Ford Shuffles Management Seeks New Head of Global Supply Chain

DETROIT (AP) — Ford is restructuring its vehicle development and supply chain operations, reorganizing several executives just days after announcing it would build up to 45,000 vehicles with missing parts due to shortages.

The Dearborn, Michigan, automaker has given some executives new roles and said its chief financial officer will begin reworking supply chain operations until a new head of global purchasing is hired. .

The changes come at a time of profound change for Ford and the auto industry, which for more than a century has lived on the sale of gasoline-powered vehicles. The company expects half of its global production to be electric vehicles by 2030, but like its major competitors, Ford will need to continue selling gasoline-powered vehicles to fund the massive transition.

Earlier this year, CEO Jim Farley split the company into two units, Ford Model e to develop electric vehicles and Ford Blue to handle internal combustion cars, trucks and SUVs.

Early Thursday, Ford announced that Chief Financial Officer John Lawler would overhaul its supply chain operations until the company finds a new chief supply chain officer.

Doug Field, who was hired from Apple Inc., will now become director of advanced product development and technology. He will lead vehicle design and hardware engineering, and continue to oversee electric vehicles, digital software and systems, and driver assistance systems.

Former chief operating officer Lisa Drake, now vice president of electric vehicle industrialization, takes charge of manufacturing engineering as Ford plans to produce electric vehicles at a rate of 2 million a year from by the end of 2026.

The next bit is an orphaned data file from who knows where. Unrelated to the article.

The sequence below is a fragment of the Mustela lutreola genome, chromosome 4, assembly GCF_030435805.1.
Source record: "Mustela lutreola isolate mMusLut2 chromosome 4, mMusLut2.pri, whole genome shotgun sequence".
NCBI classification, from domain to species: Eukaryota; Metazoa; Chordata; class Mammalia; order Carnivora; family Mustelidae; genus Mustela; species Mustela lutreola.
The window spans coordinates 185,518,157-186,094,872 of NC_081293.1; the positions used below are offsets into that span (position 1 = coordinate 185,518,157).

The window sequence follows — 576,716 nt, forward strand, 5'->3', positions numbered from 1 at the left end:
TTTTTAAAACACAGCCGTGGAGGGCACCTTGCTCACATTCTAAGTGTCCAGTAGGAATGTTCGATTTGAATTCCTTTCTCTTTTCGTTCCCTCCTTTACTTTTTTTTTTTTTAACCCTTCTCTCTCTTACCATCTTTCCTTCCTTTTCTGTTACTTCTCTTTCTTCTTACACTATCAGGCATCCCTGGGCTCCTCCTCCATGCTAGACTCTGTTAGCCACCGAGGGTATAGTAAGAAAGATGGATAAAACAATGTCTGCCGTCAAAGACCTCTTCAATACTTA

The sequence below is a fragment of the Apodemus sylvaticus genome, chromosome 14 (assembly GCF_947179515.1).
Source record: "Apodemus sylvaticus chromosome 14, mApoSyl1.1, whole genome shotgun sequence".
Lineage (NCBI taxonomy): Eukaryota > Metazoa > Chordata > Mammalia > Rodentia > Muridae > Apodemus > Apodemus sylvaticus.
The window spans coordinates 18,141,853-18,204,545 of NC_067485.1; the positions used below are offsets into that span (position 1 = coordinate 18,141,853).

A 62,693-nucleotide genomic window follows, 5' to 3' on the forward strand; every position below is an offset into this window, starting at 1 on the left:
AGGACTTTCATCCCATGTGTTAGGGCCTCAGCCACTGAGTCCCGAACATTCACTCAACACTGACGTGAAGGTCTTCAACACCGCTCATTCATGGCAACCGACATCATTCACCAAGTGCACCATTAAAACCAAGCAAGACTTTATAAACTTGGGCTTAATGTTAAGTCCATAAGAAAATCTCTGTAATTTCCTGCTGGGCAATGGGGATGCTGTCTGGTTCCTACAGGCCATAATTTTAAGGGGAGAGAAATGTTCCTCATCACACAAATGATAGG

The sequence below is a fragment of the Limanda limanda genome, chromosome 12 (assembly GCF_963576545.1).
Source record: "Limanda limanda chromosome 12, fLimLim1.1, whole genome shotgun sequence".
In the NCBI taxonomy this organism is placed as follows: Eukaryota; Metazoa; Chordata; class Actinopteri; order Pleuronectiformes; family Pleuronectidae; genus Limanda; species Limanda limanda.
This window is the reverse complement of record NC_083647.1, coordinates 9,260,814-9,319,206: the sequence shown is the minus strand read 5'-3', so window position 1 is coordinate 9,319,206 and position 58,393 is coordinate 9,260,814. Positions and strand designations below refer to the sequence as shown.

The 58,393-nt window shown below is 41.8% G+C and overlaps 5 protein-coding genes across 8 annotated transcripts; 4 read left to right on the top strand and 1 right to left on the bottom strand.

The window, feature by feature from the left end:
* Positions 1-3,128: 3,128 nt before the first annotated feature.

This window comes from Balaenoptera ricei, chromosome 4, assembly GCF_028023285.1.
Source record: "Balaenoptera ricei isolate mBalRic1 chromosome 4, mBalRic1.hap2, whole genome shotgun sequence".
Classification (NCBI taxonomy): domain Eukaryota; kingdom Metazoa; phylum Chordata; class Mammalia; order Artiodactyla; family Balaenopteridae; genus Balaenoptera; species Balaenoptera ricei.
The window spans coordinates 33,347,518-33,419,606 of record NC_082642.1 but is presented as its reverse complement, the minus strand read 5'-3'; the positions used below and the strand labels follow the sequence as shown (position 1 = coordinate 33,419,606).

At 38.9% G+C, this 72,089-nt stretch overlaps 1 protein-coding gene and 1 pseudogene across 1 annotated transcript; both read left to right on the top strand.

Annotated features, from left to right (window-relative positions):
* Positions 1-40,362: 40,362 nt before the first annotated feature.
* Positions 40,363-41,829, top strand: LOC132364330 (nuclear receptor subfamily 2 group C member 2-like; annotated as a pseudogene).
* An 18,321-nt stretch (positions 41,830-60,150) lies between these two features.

The company also announced two new hires from Hewlett-Packard and Google to develop vehicle software and driver assistance systems.

“Developing and scaling the next generation of electric and software-defined vehicles requires a different approach and mix of talent from Ford’s accomplished team,” Farley said in a statement.

Ford previously announced that Hau Thai-Tang, a former product development and purchasing manager, would retire on Oct. 1 after more than 34 years with the company. He announced Thursday that Dave Filipe, vice president of automotive equipment, would retire.

Sam Abuelsamid, principal electric mobility analyst at Guidehouse Research, said Farley is changing the people Ford hires by joining other automakers in developing new vehicles that can be tweaked over time with software updates. “Customers love when new features are added over the life of a car,” he said. “The industry loves it because it sees potential for new revenue streams.”

But that change requires a different mindset than people used to developing vehicles that go unmodified for years until the next version is released, he said.

Ford, he said, will likely experience instability for some time as big changes take place. “They need to hire a lot of people with different skill sets,” he said.

On Monday, Ford revealed that a parts shortage will keep many of its most profitable vehicles on batches waiting to be fully assembled. The issue forced the automaker to cut its third-quarter profit forecast. The company has also been hampered by problems launching new vehicle manufacturing and high warranty claims.

Last month, the company laid off 3,000 white-collar workers to cut costs and ease the long transition from internal combustion vehicles to those powered by batteries.

Governments around the world are pushing to phase out combustion automobiles to mitigate the impact of climate change. Companies like Ford are orchestrating the liquidation of their combustion businesses over several years, even though they are still generating cash to fund the development of electric vehicles.

Ford shares fell 1% on Thursday as broader markets tumbled. Shares are down about 38% for the year.

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